First Things Matter

I am a highschool teacher, assigned to spend my days teaching United States History to 11th graders.
In this line of work I am regularly entertained and inspired by the things my students say, and by the questions that they ask.
One of the challenges of my job is, of course, to keep my students interested in the subject of history.
Unlike science or math, or even music or sports they have a hard time understanding how history is relevant and important in their lives.
What’s in it for them, they wonder.
Why do I need to know this stuff?
Isn’t it all just memorizing names, dates and places?

But, I tell them, first things matter.
Recent events have helped make my job a lot easier. These questions have become easier to answer. The election of our current president, Donald Trump, may have been traumatic for many Americans, but it actually helps me do my job a little bit better.

It’s ironic, because I have to be honest and admit that the election of Donald Trump was a deeply surprising outcome for me as well.

While I can’t bring my personal biases into my teaching as facts, I do need to connect the present to the past for my students.

Modeling for them how the events of the current day are relevant and connected to the subject of history answers that constant question, “why should I know this stuff.”

Donald Trump helps me make history relevant to my students, and that leads them to make their own judgements about the past as well as the present.

Let me explain. Recently I was leading my students through the third chapter of our textbook, covering the Age of Andrew Jackson.

This two term president who served from 1828-1836 was a transformative time in our country’s history.

The Age of Jackson, also known as the Era of The Common Man, saw the United States embrace a concept of Manifest Destiny, believing that God wanted the United States to extend for the Atlantic Ocean to the Pacific.

On the surface this is uninspiring to my 11th graders.

Ho-hum they react, this is just more boring stuff I don’t need to know.

When we learn about how Andrew Jackson forced the Five Civilized Tribes of the American South to leave their homes, their farms and their businesses behind and march at the point of a gun from Georgia to Oklahoma, an event known as the Trail of Tears, my students are a little more interested, even if it is only because of the drama and injustice of the story.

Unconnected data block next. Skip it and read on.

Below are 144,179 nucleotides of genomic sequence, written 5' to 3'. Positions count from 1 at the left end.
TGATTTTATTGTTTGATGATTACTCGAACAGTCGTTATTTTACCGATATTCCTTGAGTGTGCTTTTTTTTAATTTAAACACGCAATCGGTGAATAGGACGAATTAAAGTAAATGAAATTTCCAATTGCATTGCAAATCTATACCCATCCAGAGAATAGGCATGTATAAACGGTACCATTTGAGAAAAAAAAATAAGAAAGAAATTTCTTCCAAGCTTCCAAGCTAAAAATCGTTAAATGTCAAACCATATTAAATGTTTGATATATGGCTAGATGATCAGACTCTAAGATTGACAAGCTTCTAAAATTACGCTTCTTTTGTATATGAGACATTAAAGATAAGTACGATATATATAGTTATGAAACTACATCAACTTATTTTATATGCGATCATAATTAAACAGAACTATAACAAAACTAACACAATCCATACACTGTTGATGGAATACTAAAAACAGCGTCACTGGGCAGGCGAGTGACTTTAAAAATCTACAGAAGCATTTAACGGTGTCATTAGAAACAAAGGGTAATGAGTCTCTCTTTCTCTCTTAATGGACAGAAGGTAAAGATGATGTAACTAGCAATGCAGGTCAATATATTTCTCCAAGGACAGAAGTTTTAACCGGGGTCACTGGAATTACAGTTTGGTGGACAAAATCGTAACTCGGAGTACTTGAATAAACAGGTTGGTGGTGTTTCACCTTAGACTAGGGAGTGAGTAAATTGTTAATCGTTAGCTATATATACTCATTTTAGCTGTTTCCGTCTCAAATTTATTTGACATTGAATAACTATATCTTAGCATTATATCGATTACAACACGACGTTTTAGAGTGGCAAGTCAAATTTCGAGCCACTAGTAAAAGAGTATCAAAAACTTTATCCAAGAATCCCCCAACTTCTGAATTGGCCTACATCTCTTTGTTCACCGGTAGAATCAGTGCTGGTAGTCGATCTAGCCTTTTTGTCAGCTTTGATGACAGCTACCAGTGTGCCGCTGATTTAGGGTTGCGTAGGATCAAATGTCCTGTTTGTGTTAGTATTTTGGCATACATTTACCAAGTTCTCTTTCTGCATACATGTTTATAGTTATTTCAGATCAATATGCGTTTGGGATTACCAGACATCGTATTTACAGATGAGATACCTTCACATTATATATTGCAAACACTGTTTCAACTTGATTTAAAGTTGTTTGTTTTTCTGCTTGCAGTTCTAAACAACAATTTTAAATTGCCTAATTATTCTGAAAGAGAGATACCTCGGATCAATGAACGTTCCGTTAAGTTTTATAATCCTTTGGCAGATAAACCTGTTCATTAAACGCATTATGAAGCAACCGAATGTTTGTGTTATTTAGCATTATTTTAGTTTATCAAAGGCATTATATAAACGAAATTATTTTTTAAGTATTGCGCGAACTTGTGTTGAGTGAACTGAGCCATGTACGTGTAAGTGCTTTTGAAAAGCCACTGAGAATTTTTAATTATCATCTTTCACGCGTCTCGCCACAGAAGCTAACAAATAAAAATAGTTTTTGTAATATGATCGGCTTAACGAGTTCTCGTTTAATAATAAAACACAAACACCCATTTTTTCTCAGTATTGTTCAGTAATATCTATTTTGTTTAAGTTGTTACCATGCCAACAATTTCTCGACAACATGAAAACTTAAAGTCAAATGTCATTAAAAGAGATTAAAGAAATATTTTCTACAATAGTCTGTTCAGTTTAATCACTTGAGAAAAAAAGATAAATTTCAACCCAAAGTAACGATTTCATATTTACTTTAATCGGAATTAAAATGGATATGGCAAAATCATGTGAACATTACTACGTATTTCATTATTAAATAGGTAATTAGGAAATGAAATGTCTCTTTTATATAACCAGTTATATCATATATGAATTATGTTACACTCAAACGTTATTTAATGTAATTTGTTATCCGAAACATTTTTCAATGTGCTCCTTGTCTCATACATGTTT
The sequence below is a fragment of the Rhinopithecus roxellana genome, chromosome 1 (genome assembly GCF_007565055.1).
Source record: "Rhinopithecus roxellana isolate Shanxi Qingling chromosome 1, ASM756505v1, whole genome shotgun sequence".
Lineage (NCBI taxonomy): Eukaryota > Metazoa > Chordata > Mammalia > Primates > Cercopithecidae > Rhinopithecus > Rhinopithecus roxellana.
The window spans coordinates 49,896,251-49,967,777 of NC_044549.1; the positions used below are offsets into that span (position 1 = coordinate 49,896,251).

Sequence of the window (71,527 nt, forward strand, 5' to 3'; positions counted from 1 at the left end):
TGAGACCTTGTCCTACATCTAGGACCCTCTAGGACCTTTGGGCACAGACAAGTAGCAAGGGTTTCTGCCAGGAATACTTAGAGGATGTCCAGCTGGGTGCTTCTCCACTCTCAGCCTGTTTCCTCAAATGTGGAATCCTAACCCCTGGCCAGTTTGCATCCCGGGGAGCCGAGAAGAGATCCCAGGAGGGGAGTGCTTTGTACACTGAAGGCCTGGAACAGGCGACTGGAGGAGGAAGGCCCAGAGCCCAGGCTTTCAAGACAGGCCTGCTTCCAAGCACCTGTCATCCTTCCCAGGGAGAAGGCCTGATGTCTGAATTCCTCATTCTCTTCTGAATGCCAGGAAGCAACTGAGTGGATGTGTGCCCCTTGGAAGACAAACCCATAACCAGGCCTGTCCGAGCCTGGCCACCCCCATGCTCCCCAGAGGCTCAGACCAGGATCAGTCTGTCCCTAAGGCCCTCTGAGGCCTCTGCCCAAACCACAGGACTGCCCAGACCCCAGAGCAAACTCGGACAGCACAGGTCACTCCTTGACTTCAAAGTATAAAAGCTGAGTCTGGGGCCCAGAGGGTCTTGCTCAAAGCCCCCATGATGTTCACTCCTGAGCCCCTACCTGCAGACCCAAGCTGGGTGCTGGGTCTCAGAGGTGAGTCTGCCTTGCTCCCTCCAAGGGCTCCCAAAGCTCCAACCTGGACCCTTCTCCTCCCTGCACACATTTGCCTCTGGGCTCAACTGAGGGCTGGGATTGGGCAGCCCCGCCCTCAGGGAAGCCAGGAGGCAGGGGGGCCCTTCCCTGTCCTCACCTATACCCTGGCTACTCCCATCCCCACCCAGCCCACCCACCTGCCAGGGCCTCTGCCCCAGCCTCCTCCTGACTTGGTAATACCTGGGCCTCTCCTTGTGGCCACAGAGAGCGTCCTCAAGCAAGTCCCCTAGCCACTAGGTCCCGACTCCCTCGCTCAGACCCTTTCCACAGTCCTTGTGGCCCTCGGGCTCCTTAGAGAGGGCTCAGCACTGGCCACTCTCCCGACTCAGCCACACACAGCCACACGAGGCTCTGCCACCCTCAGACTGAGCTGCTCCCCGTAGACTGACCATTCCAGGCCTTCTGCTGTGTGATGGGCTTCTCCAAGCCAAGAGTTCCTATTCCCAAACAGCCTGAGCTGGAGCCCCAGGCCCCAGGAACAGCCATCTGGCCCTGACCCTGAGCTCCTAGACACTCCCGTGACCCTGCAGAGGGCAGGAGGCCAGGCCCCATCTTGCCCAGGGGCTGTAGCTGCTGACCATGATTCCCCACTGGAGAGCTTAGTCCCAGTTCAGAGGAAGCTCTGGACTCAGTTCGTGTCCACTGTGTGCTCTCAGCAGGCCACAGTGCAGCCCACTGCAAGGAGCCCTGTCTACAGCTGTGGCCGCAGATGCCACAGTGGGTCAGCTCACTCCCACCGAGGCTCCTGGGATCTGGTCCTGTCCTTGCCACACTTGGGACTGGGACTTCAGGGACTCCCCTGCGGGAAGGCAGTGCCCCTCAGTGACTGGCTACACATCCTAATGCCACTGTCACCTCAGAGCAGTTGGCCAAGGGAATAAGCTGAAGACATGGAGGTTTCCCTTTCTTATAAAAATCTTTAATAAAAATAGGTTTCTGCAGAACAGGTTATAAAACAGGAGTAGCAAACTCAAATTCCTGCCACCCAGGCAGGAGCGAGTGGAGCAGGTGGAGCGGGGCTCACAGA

Still, at the end, it is still stuff they really don’t need to know and which has no real value for them.

Occasionally one will ask about why Jackson was allowed to do something so violent to Native Americans?

Great question, I respond.

I ask in response how a law abiding, English speaking, tax paying group of Christian churchgoing Americans of non-white ancestry might be forced by threat of violence to leave behind their homes, farms, businesses and property.

Seen this way the Trail of Tears starts to take on an even darker character. These “tribes” seem more like modern day neighbors.

The illusion of something alien being removed is replaced with something personal and knowable being taken away.  

Still, this is long past.

It’s not now.

It’s not, therefore, relevant.

I explain, when answering that student, that the Cherokee, the Chickasaw, the Choctaw, The Muskogee Creek and the Seminole went to court to fight. They didn’t resort to violence to defend their homes.

They fought instead all the way to the Supreme Court.

They fought, and they won.


In Worcester v. Georgia and again the Cherokee Nation v. Georgia the Supreme Court ruled that the United States did not have the legal right to seize the property of the Five Civilized Tribes.

The Supreme Court ruled that the United States could not legally remove these law abiding, tax paying Christian, English speaking Americans from their property.

This creates more conflict in  the minds of my students, but still doesn’t make this story important.

At this point it is just interesting, unjust and perhaps entertaining in a dramatic way.

I go on answering the question of why Jackson was able to do this to explain that in response to the Supreme Court, President Andrew Jackson was reported to have responded, “(Supreme Court Chief Justice) John Marshall has made his decision. Now let him enforce it.

This means, I explain, that the president ignored the Supreme Court and carried out the removal of the Five Civilized Tribes anyway.

How can this be, they ask.

What about impeachment?

Why wasn’t Jackson impeached when he so blatantly and obviously broke the law?

This is the turning point.

This is when I bring the lesson of history up to the present and make it relevant. From this point the lesson is more about the now as well as the past.

In order to understand why Jackson was allowed to do this we cannot look to the Constitution.